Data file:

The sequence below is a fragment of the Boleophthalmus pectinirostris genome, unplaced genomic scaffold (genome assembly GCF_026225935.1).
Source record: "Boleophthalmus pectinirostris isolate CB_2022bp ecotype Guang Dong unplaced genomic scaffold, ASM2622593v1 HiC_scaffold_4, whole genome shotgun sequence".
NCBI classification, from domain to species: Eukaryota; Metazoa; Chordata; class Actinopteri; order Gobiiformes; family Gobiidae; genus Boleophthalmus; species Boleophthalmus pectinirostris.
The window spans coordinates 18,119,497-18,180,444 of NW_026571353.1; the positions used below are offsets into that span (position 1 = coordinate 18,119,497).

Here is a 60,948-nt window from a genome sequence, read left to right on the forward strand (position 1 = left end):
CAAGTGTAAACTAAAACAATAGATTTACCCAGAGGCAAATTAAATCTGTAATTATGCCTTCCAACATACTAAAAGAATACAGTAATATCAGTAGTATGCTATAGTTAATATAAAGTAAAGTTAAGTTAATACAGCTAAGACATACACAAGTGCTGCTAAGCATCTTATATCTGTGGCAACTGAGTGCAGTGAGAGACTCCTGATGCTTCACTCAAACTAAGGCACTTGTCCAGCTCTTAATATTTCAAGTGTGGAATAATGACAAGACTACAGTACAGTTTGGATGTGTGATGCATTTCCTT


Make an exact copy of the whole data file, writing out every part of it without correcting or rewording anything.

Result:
The sequence below is a fragment of the Boleophthalmus pectinirostris genome, unplaced genomic scaffold (genome assembly GCF_026225935.1).
Source record: "Boleophthalmus pectinirostris isolate CB_2022bp ecotype Guang Dong unplaced genomic scaffold, ASM2622593v1 HiC_scaffold_4, whole genome shotgun sequence".
NCBI classification, from domain to species: Eukaryota; Metazoa; Chordata; class Actinopteri; order Gobiiformes; family Gobiidae; genus Boleophthalmus; species Boleophthalmus pectinirostris.
The window spans coordinates 18,119,497-18,180,444 of NW_026571353.1; the positions used below are offsets into that span (position 1 = coordinate 18,119,497).

Here is a 60,948-nt window from a genome sequence, read left to right on the forward strand (position 1 = left end):
CAAGTGTAAACTAAAACAATAGATTTACCCAGAGGCAAATTAAATCTGTAATTATGCCTTCCAACATACTAAAAGAATACAGTAATATCAGTAGTATGCTATAGTTAATATAAAGTAAAGTTAAGTTAATACAGCTAAGACATACACAAGTGCTGCTAAGCATCTTATATCTGTGGCAACTGAGTGCAGTGAGAGACTCCTGATGCTTCACTCAAACTAAGGCACTTGTCCAGCTCTTAATATTTCAAGTGTGGAATAATGACAAGACTACAGTACAGTTTGGATGTGTGATGCATTTCCTT